Adam Richard - creator/writer/star of Outland
Square Eyes: The Cult of Normal
The Biggest Loser (Ten, Sunday 6:30pm, Weeknights 7:30pm) and So You Think You Can Dance Australia (Ten, Wednesday & Thursday 8pm) kicked off their 2010 seasons on Sunday night, and while the rest of Australia was watching Robot Federer dash the hopes of yet another hapless human, I was watching people cry. Loser and Dance (as they will forthwith be called, if only to avoid the awkward acronyms TBL and SYTYCDA) are polar opposites of each other, both in casting, intention and execution, but what they do have in common is the sight of people with tear-stained cheeks, inelegantly wiping their noses. It would appear that people both fit and fat, are prone to have a massive sook when confronted by cameras.
Now, I am not so dead inside that I was unaffected by the tragic souls and their inspirational journeys. I did indeed feel the prickle behind my eyes during Dance. A young indigenous man called Jessie performed a sublime and breathtaking routine to the haunting piece 'Gabriel' by Lamb (which I immediately downloaded from iTunes -- I'm so now). Afterward, Jessie relayed his story to the judges, and had them all in tears. His mother went to prison when he was six, a succession of relatives took him in, and his mother failed to turn up at a performance he gave in honour of the stolen generation. This is a tragic turn of events, but I wondered how much of the emotion of the judges was based on the young man's strained relationship with his absent mother, and how much was based on middle-class horror.
I was privy to a roomful of middle-class horror when I recently attended a screening of the film Precious: based on the novel Push by Sapphire. It is a harrowing film, detailing a myriad of abuses upon a very large teenage girl. There were audible gasps from the audience at several points during the film, as the reality of living in uneducated poverty was laid out before them. The film tackles some very difficult topics, including paedophilia, incest, physical and emotional abuse. For the audience in the cinema, these were clearly uncommon occurrences, and I began to suspect that the middle-class horror was based not on empathy or sympathy but disbelief, as if such events could not possibly occur. These kinds of evils are perpetrated by the nasties on Law & Order: SVU, not an average, everyday, family living on welfare. Put simply, in the eyes of the audience around me, the life on screen was not normal.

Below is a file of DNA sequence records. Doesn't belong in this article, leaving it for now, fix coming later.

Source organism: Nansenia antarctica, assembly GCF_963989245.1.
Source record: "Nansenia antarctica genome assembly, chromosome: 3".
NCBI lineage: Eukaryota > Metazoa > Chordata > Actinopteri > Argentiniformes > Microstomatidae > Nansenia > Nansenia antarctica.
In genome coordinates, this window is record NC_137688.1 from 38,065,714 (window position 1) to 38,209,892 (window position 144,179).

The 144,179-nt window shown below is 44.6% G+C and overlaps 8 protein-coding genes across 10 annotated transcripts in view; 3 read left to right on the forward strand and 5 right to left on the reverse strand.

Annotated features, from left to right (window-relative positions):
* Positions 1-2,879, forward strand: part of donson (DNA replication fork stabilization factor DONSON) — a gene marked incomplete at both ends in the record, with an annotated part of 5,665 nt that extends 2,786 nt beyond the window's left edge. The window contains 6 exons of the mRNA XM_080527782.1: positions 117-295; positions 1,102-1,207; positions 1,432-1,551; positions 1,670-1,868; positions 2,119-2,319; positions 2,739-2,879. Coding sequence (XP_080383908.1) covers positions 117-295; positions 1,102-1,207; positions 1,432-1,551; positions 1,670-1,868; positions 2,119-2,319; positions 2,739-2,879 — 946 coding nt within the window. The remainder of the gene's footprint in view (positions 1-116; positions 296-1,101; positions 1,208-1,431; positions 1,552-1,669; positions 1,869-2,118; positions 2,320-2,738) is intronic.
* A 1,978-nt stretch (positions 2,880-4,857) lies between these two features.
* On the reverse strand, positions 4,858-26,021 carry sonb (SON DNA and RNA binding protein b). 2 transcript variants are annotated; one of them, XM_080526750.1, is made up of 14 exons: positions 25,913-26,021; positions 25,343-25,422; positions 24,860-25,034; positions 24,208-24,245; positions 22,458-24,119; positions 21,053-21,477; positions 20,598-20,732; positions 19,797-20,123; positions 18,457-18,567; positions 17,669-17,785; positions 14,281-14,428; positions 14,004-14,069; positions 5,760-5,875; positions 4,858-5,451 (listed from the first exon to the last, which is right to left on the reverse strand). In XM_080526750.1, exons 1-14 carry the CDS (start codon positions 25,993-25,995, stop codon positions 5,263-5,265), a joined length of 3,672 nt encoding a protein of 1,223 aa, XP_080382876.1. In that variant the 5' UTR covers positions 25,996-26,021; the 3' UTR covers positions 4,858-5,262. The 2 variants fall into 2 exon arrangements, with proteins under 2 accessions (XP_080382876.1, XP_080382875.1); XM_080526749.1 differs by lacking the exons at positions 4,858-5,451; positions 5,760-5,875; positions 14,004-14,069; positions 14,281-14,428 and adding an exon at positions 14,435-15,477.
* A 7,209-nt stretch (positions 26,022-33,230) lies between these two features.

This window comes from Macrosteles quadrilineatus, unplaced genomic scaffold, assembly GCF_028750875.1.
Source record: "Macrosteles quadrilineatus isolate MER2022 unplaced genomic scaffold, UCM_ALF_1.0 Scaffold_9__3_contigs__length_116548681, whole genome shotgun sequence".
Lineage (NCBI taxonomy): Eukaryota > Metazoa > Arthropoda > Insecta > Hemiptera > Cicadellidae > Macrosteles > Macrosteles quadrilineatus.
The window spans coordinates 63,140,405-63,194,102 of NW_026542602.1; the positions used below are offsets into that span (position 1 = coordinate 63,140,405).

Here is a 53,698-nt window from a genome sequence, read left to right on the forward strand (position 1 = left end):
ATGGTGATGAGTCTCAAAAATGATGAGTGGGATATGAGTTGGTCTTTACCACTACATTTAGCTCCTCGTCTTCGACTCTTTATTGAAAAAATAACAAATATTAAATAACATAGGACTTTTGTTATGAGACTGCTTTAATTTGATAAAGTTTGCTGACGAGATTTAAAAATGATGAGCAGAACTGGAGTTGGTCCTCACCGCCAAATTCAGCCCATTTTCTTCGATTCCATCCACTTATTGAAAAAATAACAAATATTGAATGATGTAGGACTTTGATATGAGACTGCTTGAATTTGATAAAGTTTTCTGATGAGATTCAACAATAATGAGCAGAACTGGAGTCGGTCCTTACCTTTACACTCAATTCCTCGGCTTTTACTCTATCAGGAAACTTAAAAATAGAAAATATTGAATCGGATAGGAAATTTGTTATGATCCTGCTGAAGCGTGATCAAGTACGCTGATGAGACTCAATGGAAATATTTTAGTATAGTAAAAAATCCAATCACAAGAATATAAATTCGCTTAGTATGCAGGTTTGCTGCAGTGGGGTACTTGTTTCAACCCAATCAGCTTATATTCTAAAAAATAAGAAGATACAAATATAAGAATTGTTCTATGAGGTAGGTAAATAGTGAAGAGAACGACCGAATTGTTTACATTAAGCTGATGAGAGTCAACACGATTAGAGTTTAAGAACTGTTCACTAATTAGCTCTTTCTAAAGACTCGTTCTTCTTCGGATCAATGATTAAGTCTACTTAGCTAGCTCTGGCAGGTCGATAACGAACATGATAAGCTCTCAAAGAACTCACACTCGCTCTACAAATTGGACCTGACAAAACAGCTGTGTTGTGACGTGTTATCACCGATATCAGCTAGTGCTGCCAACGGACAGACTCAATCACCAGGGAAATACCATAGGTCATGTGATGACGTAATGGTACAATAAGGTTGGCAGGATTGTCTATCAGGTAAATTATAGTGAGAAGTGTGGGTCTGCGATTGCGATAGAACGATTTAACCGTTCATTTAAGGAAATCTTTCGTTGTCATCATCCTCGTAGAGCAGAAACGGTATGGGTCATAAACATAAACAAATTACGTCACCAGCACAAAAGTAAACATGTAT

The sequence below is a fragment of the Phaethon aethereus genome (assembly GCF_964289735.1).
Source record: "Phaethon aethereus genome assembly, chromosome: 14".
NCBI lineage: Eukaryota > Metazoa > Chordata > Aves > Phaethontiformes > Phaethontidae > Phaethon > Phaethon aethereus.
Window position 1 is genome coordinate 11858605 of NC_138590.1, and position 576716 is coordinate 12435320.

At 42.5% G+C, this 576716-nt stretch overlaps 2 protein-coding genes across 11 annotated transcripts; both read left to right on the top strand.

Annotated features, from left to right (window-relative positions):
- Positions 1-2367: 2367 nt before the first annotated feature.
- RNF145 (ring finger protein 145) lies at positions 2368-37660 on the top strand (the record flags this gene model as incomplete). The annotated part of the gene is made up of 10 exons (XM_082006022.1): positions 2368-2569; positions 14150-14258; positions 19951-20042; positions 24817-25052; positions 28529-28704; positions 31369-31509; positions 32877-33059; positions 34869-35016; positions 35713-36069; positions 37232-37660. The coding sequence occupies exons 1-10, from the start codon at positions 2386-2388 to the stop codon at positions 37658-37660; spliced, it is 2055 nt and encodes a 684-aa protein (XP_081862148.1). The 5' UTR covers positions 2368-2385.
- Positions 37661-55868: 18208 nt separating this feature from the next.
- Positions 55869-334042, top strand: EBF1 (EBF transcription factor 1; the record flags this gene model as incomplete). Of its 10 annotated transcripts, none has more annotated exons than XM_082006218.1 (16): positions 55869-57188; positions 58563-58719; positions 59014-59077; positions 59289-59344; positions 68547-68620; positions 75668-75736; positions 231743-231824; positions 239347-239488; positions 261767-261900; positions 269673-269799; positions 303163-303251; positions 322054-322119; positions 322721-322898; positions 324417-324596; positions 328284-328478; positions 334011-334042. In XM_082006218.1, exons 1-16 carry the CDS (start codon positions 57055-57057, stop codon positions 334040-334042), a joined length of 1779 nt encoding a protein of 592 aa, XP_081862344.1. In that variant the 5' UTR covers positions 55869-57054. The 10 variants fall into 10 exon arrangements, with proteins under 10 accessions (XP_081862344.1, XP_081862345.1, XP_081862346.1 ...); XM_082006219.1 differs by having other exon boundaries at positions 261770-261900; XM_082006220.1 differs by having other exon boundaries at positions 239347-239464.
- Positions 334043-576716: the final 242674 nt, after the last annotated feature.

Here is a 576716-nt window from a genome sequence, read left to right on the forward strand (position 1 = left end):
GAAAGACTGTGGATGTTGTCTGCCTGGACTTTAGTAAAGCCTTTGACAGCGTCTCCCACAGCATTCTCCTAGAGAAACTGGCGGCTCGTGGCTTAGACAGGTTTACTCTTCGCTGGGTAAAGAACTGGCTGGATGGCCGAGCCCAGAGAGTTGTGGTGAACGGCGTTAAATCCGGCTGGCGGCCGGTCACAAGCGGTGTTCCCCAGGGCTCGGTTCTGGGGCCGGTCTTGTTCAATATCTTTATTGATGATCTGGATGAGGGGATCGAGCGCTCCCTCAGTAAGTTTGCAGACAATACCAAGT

It is this disdain for the not-normal that brings me to The Biggest Loser. This year, all of the boombahs who have elected to subject themselves to the scrutiny of cameras and the public seem to be particularly fragile. The opening episode showed each and every member of the cast, including new host Hayley Lewis, in tears at some point, more often than not because they’d seen themselves in a mirror. Now, I am near enough to Loser proportions, being 135kg with a 135cm waistline, and while I know that my weight is unhealthy, I also know it is not unusual. That, however, seems to be the consensus on Loser, that all of the fatties are obscene and disgusting and abnormal, and should be ashamed of themselves. We, as an audience, are encouraged to cheer at their transformation, and frown if they fall off the fat wagon.
Being a fatty, I know my life is far from abnormal – I just need take wander around my local Westfield to realise that skinny bints are in the minority. Having grown up in poverty, I know that the stories of Precious and Jessie on Dance are not abnormal. For people living these lives, this is how we live. The horror for dancer Jessie was a breakdown of his fragile relationship with his mother, not the perceived horror of the producers and judges; that of growing up in a life without advantage. The horror for many of the contestants on Loser is not shallow sadness that they are too big to fit into the slutty rags at Suprè, but that their mortality is almost guaranteed by their unhealthy lifestyle, that they will too-soon leave their children without a parent.
Watching the producers, trainers and judges of Loser and Dance try to jam these very large square pegs into very tiny round holes is the ultimate tragedy, the middle-class conceit that their privileged life is better than that lived by those they deem less than normal. The poor, the fat and the disadvantaged should be allowed to live their lives with dignity, but on a television obsessed with humiliating reality, dignity is in short supply.
Cue close-up as I wipe away a tear.